Legendary financier J. Pierpont Morgan was also a renowned collector. In the 23 years before his death in 1913, a few weeks shy of his 76th birthday, he acquired more than 20,000 items. But what kind of collector was he?
Morgan chased after certain categories avidly, sometimes buying entire collections as well as individual items. But he also exercised restraint. Once he felt he was finished in an area, he commissioned a limited-edition, leather-bound catalog for it and circulated copies to museums, dealers, scholars and friends. Some examples are shown here.
As they reveal, he would take up an interest with laser-beam focus, making purchases that astonish in sheer number: 1,157 ancient Near East cylinder seals; 3,000 cuneiform tablets; 600 rare Medieval manuscripts; more than 800 portrait miniatures; 250 watches and clocks; the largest collection of Rembrandt etchings in the U.S.; nearly 250 Renaissance and Baroque bronze sculptures; the "most complete" collection of painted Renaissance enamels extant during his lifetime; more than 1,500 pieces of Chinese, Meissen, Sèvres and other porcelain; and about 130 snuff boxes. He bought paintings, glass, tapestries, on and on.
The ruby watch
His religiosity—Morgan was an Episcopalian who went to church every Sunday, Ms. Roth says—is amply demonstrated with an ornate Italian gilded reliquary (14th and 15th centuries) holding a tooth of Mary Magdalene and a 14th-century German tapestry fragment depicting the Crucifixion, to name just two.
As for history, Morgan bought a seemingly simple silver tankard (1673/74) that is engraved with scenes of the Great Fire of London and the Great Plague and happens to be one of six such mugs commissioned by Sir Edmund Berry Godfrey known to exist. He owned an autograph letter from George Washington to James Madison dated May 20, 1792, an ornamental case thought to have been once owned by Marie Antoinette, and a gold-and-diamond snuff box commissioned by Frederick the Great (1745-55).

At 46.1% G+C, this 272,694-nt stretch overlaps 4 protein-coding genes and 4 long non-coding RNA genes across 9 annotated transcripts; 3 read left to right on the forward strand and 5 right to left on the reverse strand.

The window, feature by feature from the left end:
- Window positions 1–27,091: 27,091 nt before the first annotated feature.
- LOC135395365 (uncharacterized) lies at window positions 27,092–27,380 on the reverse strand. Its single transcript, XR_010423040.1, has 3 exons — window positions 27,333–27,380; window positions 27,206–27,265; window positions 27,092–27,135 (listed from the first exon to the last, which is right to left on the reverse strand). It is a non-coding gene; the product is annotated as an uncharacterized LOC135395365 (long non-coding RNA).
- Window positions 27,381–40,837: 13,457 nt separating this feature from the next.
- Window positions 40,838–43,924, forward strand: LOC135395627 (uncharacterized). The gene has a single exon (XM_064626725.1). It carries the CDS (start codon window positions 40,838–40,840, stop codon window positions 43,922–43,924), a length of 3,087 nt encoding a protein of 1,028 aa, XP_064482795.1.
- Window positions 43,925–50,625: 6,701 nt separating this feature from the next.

But even this small sampling of Morgan's possessions frequently bursts its categorical boundaries, and might be analyzed in other ways. Morgan clearly had an eye for beauty, for instance, as seen in many dazzling examples. An intricately carved German ivory triptych (1325-50), still tinged with traces of gilt and polychrome decoration, depicts an angel crowning Mary, who beams a smile as she makes eye contact with the baby Jesus resting in her arm. The "Great Ruby Watch" (c. 1670), by German watchmaker Nicolaus Rugendas the Younger and adorned with 85 rubies, seems a little gaudy for such a small object (less than two inches in diameter), but it is redeemed by exquisite gold and enamel work. And a brilliantly colored Limoges enamel-on-copper scene (c. 1530-35), "Helenus and Andromache Give Presents to Aeneas" from Book III of the Aeneid, is sensational.
Morgan frequently sought expert advice, but at times exerted his independent judgment. One scene-stealing object is a rare Roman cup (c. A.D. 1-99), just 2.5 inches tall. It's a white-on-blue cameo glass depicting a woman making an offering to Silenus in hopes of becoming pregnant, and Morgan bought it at auction in Paris (outbidding the Petit Palais and Baron Edmond de Rothschild ) against the advice of curators from the Metropolitan Museum, who questioned its authenticity. But Morgan was right, and "the Morgan Cup" is now in the collection of the Corning Museum of Glass.
On the other hand, he purchased a graceful bronze angel (1475) by Jean Barbet partly because he thought it was from a weather vane at Sainte-Chapelle in Paris. Actually, it was (probably) part of a fountain or altar, but Morgan loved it anyway and "always kept it close to him." Ordinarily, you can see it at the Frick Collection.
Such a capacious collecting "mind" as Morgan's, with so many rooms, nooks and crannies, cannot possibly be communicated fully in 110 objects. But give the Wadsworth credit for undertaking it in a captivating exhibition nonetheless.